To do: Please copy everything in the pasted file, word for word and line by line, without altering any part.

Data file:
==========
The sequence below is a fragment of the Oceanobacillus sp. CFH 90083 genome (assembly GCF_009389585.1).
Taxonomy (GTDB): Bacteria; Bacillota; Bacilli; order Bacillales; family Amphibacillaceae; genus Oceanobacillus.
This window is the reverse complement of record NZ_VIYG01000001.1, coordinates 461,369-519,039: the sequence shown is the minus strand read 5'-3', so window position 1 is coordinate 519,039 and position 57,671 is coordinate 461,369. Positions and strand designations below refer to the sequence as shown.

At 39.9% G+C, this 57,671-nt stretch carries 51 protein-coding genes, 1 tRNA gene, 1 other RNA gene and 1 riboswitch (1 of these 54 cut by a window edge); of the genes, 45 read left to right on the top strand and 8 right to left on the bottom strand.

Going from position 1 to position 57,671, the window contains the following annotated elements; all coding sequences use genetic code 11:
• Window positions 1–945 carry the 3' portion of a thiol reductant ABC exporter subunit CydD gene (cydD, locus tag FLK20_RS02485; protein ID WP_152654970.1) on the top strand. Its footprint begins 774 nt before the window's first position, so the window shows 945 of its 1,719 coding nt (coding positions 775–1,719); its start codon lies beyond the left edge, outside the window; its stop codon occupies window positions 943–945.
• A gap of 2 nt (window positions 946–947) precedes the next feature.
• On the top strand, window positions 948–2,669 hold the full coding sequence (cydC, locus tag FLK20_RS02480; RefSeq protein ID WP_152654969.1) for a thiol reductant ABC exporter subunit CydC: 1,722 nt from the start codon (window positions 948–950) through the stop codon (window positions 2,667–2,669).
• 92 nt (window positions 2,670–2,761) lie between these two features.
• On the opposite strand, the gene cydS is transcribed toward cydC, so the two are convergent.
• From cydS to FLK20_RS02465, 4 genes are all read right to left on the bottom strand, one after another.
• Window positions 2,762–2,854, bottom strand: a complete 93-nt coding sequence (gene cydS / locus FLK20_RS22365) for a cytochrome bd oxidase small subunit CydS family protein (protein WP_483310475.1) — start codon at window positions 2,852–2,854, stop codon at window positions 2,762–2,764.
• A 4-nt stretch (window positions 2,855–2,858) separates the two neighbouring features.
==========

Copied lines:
The sequence below is a fragment of the Oceanobacillus sp. CFH 90083 genome (assembly GCF_009389585.1).
Taxonomy (GTDB): Bacteria; Bacillota; Bacilli; order Bacillales; family Amphibacillaceae; genus Oceanobacillus.
This window is the reverse complement of record NZ_VIYG01000001.1, coordinates 461,369-519,039: the sequence shown is the minus strand read 5'-3', so window position 1 is coordinate 519,039 and position 57,671 is coordinate 461,369. Positions and strand designations below refer to the sequence as shown.

At 39.9% G+C, this 57,671-nt stretch carries 51 protein-coding genes, 1 tRNA gene, 1 other RNA gene and 1 riboswitch (1 of these 54 cut by a window edge); of the genes, 45 read left to right on the top strand and 8 right to left on the bottom strand.

Going from position 1 to position 57,671, the window contains the following annotated elements; all coding sequences use genetic code 11:
• Window positions 1–945 carry the 3' portion of a thiol reductant ABC exporter subunit CydD gene (cydD, locus tag FLK20_RS02485; protein ID WP_152654970.1) on the top strand. Its footprint begins 774 nt before the window's first position, so the window shows 945 of its 1,719 coding nt (coding positions 775–1,719); its start codon lies beyond the left edge, outside the window; its stop codon occupies window positions 943–945.
• A gap of 2 nt (window positions 946–947) precedes the next feature.
• On the top strand, window positions 948–2,669 hold the full coding sequence (cydC, locus tag FLK20_RS02480; RefSeq protein ID WP_152654969.1) for a thiol reductant ABC exporter subunit CydC: 1,722 nt from the start codon (window positions 948–950) through the stop codon (window positions 2,667–2,669).
• 92 nt (window positions 2,670–2,761) lie between these two features.
• On the opposite strand, the gene cydS is transcribed toward cydC, so the two are convergent.
• From cydS to FLK20_RS02465, 4 genes are all read right to left on the bottom strand, one after another.
• Window positions 2,762–2,854, bottom strand: a complete 93-nt coding sequence (gene cydS / locus FLK20_RS22365) for a cytochrome bd oxidase small subunit CydS family protein (protein WP_483310475.1) — start codon at window positions 2,852–2,854, stop codon at window positions 2,762–2,764.
• A 4-nt stretch (window positions 2,855–2,858) separates the two neighbouring features.